A bull snorts and paws the ground—then takes off at full speed with horns pointed at your mid-section. What do you do? Run? Or wait until the last second, grab the bull’s horns and propel yourself over its back, landing in the arms of your intrepid assistant?
For Bronze Age Minoans of the early second millennium B.C., the answer was easy. Bull jumping, a sport that is still practiced in Portugal, seems to have originated in the ancient Near East. When it arrived on Crete, it found a niche in the Minoan tradition of bull worship, and the leaps were originally ceremonial rituals. Like many religious rites, bull jumping eventually lost its ritual significance and became mere entertainment, with little of its cultic tradition intact.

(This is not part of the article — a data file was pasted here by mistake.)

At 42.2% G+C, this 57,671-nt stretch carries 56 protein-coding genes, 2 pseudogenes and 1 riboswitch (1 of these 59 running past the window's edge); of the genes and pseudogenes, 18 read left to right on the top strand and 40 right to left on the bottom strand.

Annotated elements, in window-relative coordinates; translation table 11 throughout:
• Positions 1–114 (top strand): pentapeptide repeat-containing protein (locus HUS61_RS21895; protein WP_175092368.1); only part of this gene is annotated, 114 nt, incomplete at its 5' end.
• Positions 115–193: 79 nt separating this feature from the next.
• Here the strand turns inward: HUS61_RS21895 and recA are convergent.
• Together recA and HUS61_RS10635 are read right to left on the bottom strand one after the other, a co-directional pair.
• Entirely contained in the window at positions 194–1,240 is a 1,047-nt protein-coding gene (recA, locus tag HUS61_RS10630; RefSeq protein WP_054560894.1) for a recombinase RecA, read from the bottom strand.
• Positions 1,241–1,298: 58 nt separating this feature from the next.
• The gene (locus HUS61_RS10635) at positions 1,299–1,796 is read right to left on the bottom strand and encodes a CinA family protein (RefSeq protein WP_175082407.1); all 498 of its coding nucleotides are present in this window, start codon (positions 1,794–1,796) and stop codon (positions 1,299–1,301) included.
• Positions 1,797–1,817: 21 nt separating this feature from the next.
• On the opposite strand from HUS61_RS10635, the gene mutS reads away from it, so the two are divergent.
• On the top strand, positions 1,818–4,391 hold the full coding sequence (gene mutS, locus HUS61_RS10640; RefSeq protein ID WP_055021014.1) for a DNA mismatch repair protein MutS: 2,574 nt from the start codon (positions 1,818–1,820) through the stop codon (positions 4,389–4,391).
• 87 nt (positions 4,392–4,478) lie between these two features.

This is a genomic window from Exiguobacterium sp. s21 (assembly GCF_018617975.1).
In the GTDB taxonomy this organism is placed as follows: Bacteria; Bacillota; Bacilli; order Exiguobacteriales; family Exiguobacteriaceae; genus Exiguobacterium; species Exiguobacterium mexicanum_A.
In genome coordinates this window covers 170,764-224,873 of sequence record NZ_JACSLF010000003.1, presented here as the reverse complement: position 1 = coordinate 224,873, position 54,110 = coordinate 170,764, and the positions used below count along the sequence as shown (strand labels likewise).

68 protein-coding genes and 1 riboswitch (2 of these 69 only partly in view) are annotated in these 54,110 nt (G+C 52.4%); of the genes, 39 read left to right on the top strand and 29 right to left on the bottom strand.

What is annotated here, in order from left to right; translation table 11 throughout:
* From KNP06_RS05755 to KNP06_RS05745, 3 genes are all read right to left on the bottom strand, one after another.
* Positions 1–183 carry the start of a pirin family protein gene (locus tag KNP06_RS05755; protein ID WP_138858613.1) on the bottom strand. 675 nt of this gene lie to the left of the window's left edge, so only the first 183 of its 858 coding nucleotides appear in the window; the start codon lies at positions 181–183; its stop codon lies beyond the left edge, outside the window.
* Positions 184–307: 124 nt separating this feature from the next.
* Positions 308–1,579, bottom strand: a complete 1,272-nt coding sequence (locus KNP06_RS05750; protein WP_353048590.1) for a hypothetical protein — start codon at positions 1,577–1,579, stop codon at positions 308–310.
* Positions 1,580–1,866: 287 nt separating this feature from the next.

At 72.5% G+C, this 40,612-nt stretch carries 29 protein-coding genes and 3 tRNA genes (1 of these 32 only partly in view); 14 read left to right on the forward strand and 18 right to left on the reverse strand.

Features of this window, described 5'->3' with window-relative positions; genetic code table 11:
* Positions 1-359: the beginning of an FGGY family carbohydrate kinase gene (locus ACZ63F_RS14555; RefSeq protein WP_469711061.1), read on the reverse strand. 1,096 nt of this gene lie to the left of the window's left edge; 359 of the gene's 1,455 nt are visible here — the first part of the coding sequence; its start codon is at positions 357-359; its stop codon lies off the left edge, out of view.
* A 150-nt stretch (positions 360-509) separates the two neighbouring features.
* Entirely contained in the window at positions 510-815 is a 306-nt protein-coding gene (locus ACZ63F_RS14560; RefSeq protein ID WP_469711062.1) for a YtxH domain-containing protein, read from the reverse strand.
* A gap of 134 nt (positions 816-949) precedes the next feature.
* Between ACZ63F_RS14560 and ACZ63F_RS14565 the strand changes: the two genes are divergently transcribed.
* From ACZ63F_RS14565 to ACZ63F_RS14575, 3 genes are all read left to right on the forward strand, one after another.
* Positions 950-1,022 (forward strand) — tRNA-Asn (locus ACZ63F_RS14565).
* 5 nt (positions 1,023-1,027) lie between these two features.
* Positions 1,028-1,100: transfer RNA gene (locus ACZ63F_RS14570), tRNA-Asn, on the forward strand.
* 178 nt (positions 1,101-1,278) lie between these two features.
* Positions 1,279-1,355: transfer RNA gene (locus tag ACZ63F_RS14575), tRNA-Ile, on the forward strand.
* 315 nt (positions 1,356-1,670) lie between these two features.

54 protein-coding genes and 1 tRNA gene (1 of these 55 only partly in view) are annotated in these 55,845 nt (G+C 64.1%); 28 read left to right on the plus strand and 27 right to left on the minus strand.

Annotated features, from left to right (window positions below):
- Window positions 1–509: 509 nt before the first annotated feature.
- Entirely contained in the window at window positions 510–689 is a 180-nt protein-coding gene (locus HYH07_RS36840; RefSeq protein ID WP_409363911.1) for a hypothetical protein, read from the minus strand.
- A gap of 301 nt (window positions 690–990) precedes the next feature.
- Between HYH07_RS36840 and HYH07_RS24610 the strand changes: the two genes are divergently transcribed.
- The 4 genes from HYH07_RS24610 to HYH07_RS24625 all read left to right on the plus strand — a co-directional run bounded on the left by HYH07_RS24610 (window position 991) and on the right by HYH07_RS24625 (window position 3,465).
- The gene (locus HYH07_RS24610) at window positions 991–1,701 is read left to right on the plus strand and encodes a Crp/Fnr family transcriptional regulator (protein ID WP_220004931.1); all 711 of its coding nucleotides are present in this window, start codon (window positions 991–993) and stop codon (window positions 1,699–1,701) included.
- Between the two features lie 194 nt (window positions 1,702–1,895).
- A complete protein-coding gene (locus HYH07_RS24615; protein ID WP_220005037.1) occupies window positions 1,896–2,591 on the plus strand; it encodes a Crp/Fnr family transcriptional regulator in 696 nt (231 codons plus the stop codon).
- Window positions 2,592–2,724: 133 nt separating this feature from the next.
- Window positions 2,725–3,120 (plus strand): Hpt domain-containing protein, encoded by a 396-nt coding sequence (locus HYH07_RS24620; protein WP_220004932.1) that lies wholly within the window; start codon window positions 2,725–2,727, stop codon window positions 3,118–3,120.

The best illustration of the technique used by the Minoans to leap over bulls is the Taureador Fresco from the palace of Knossos, Crete—the mythological home of the half-human, half-bovine Minotaur. The fresco was heavily reconstructed by Sir Arthur Evans during his excavations at Knossos from 1899 to 1903. Evans’s version shows a woman holding a bull’s horns in preparation for a leap, or to steady the animal for a young man in mid-somersault, who is propelling himself into the arms of his waiting “teammate.” (The 12-inch-long figurine above, found at Knossos and dating to the 16th century B.C., depicts a bull-jumper in mid-leap.)